Maitland Political/AMO – 8 November 2018

8th November 2018

Driving the Day

BEARING DOWN ON THE BACKSTOP: Theresa May is facing pressure from the DUP, Labour and Liberal Democrats to publish the Attorney General’s full legal advice on the different implications for the Irish backstop. Conservative Brexiteers, including Jacob Rees-Mogg, said they believe Cabinet should read the advice. While the question of the Irish backstop is ultimately a political decision, if an agreement is reached the legal advice will inform an international treaty. This morning Labour added to the pressure on the government by threatening to use a “humble address” motion in its Opposition Day debate when parliament returns from recess.

PRE-PUBLICATION REVIEW: Senior Cabinet ministers have been invited in to read an almost-complete text of the EU withdrawal agreement. However the document does not include proposals for the Irish backstop. These remain the most contentious element. Theresa May embarks on a tour of Europe today. No.10 is insisting a deal is not yet done, but the Cabinet are expected to meet Saturday or Monday to agree the final deal.

CLARIFICATION CHAOS: Cabinet ministers are said to be pushing Theresa May to clarify her position after she told the Cabinet on Tuesday to expect a “UK-wide level playing field”. Pro-Brexit Cabinet ministers, most notably Transport Secretary Chris Grayling – a May loyalist, have expressed concerns that Theresa May’s deal could keep Britain in the single market by stealth. They are especially concerned that she could agree to follow EU rules on state aid, workers right and the environment.

In the Blue Corner

Tom Tugendhat has used a speech to on economic and social reform to argue Theresa May’s plans to change the country have been “drowned out” by Brexit. In a wide ranging speech, Tugendhat praised the bakery chain, Greggs, for offering support to staff and encouraging them into more challenging roles. Tugendhat said the company should be an inspiration for reforms to take people out of poverty. Tugendhat chairs the Foreign Affairs Select Committee. The speech has been widely taken as a leadership bid, though Tugendhat commented “It’s not a leadership bid, it’s a bid to change the country.”

In the Red Corner

A senior peer and close adviser to Jeremy Corbyn, Lord Kerslake, has publicly backed a second Brexit referendum.

Brexit Countdown: 141 Days

FERRIED ALONG: Brexit Secretary, Dominic Raab, confirmed the choice of goods available in shops would be affected unless the UK could maintain friction-less trade at the French border. Raab said “I hadn’t quite understood the full extent of this…we are particularly reliant on the Dover-Calais crossing.” Health Secretary, Matt Hancock, has said the government is installing fridges to stockpile medicines in the event of a no-deal Brexit.

BUSINESS BASH: Yesterday’s leaked document claiming to be a Brexit deal comms plan for the government involved securing support from a series of business groups and high profile figures. Business groups including the CBI, TheCityUK, BCC and IoD have reacted with irritation to suggestion. The CBI tweeted it had no knowledge of the document “and will judge any deal on its merits.” The IoD said it would never be “a mouthpiece for any government.”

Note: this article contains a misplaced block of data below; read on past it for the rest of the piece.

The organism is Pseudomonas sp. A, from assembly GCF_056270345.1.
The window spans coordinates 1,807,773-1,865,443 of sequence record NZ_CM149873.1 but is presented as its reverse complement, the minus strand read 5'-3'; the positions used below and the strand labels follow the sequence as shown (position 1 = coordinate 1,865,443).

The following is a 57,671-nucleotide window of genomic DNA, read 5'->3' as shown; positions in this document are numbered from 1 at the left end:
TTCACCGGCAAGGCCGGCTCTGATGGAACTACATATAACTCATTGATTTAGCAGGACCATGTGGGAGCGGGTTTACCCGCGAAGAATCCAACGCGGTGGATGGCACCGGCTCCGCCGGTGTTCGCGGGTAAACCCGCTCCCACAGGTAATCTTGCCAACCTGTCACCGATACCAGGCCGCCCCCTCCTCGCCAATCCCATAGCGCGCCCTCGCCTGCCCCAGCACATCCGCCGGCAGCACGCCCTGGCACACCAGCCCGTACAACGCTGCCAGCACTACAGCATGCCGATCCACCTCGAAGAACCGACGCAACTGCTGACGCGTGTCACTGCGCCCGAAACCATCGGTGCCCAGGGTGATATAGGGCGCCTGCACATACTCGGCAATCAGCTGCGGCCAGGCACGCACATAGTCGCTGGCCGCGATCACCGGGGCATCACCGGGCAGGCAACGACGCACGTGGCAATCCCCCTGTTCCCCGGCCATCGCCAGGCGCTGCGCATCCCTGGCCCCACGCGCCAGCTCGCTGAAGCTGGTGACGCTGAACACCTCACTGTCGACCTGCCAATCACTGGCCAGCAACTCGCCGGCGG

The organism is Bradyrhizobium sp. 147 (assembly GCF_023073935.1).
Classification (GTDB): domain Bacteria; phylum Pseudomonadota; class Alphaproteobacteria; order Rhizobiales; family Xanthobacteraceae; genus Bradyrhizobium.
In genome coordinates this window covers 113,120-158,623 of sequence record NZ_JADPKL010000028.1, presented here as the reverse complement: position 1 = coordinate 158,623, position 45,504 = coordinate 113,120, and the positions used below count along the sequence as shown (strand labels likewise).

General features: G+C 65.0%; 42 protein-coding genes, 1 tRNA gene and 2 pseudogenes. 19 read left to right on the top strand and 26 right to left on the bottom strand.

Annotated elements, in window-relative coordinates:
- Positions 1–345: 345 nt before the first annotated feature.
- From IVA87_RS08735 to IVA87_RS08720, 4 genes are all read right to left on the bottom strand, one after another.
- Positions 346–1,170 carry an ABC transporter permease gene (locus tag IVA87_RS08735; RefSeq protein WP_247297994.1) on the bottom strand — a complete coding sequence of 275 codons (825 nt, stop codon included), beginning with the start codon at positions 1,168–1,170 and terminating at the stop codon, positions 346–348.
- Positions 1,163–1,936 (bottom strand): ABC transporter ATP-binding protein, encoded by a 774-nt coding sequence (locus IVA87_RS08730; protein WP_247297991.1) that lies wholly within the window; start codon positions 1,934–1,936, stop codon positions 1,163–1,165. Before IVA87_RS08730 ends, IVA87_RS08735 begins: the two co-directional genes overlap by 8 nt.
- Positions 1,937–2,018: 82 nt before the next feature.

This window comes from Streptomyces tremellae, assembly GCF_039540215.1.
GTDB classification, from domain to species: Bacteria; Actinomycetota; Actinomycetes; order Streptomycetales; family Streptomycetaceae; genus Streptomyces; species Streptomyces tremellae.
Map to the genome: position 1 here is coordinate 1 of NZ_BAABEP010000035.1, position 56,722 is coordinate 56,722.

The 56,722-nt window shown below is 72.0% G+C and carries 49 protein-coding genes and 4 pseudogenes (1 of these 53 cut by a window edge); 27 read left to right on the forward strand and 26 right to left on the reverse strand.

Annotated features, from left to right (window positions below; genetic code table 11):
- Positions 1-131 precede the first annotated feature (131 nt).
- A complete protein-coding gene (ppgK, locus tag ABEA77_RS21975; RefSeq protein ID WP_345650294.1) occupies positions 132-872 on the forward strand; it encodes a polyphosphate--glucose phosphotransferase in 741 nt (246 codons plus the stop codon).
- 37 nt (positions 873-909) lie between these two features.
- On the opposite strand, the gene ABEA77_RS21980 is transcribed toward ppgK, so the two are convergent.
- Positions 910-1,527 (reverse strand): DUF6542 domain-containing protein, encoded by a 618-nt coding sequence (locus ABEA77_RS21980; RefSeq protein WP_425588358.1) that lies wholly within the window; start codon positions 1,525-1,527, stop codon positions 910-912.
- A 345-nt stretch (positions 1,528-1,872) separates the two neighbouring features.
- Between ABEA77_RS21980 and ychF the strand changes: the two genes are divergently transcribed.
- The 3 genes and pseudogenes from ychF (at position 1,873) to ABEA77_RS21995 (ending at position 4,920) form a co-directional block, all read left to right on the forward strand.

LEGAL COUNSEL: The European Count of Justice will rule on whether the UK can unilaterally revoke Article 50. Scottish Green MSP, Andy Wightman originally brought the case to he Scottish courts. He commented “the question needs to be answered before the UK parliament votes on Brexit.” Today a new pressure group, Business for a People’s Vote will launch.

UNSECURED STRATEGY: Sir Mark Lyall Grant, former national security adviser to Theresa May, told BusinessInsider the government is “consumed” by Brexit. he referred to National Security Council meetings that were cancelled at the last minute because of meetings on Brexit.

BLARED: Speaking at a Web Summit in Lisbon, Tony Blair restated his belief that Brexit could be stopped if parliament voted down Theresa May’s Brexit deal and a second referendum could be held. He said “up to the very end I am going to do everything I can to stop it…It’s not in our political interest, it’s not in our economic interest, I think it weakens Britain and it weakens Europe.”

On Manoeuvres

  • Foreign Secretary Jeremy Hunt is expected to make a speech in France on UK-France relations.
  • International Development Secretary Penny Mordaunt and Leader of the Commons Andrea Leadsom host the Women MPs of the World conference.
  • Communities Secretary James Brokenshire speaks at the Locality National Convention to launch the Government’s new Open Doors project.
  • Home Secretary Sajid Javid meets tech firms in the US on the issue of child sexual abuse.
  • Shadow Chancellor John McDonnell is expected to speak at the People’s Assembly’s campaign launch: Britain is Broken: We can’t afford the Tories.
  • The Business for a People’s Vote campaign is to launch.

Reports and Statistics 

  • The Institute for Government releases a report asking who will assume European Commission’s supervisory role in the UK after Brexit.
  • The House of Commons European Statutory Instruments Committee publishes a report on its verdict on the latest batch of proposed negative instruments put forward by the Government.

Order Paper Highlights

The Commons and Lords are in recess until November 12.

Top Twittery

Peter Walker @peterwalker99

In other news, Ed Balls is the fourth-most popular politician in Britain, according to YouGov, despite no longer being a politician.